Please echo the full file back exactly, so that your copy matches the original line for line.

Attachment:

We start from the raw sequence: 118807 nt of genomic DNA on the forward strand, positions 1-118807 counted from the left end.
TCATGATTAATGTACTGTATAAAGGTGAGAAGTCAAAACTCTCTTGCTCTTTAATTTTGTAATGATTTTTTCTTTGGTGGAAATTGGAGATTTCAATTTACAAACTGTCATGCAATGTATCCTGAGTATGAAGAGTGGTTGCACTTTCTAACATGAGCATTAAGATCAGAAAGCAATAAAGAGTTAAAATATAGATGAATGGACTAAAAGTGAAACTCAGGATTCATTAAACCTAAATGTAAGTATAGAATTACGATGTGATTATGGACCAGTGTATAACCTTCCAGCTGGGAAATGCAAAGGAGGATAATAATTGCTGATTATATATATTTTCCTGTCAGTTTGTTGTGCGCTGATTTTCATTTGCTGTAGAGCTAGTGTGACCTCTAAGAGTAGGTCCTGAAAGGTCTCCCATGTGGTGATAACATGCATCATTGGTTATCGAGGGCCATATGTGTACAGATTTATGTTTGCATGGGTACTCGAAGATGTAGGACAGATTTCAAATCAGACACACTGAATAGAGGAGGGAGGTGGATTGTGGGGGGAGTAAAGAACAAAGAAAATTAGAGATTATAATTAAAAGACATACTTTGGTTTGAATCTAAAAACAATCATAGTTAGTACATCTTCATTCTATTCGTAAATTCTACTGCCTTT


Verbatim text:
We start from the raw sequence: 118807 nt of genomic DNA on the forward strand, positions 1-118807 counted from the left end.
TCATGATTAATGTACTGTATAAAGGTGAGAAGTCAAAACTCTCTTGCTCTTTAATTTTGTAATGATTTTTTCTTTGGTGGAAATTGGAGATTTCAATTTACAAACTGTCATGCAATGTATCCTGAGTATGAAGAGTGGTTGCACTTTCTAACATGAGCATTAAGATCAGAAAGCAATAAAGAGTTAAAATATAGATGAATGGACTAAAAGTGAAACTCAGGATTCATTAAACCTAAATGTAAGTATAGAATTACGATGTGATTATGGACCAGTGTATAACCTTCCAGCTGGGAAATGCAAAGGAGGATAATAATTGCTGATTATATATATTTTCCTGTCAGTTTGTTGTGCGCTGATTTTCATTTGCTGTAGAGCTAGTGTGACCTCTAAGAGTAGGTCCTGAAAGGTCTCCCATGTGGTGATAACATGCATCATTGGTTATCGAGGGCCATATGTGTACAGATTTATGTTTGCATGGGTACTCGAAGATGTAGGACAGATTTCAAATCAGACACACTGAATAGAGGAGGGAGGTGGATTGTGGGGGGAGTAAAGAACAAAGAAAATTAGAGATTATAATTAAAAGACATACTTTGGTTTGAATCTAAAAACAATCATAGTTAGTACATCTTCATTCTATTCGTAAATTCTACTGCCTTT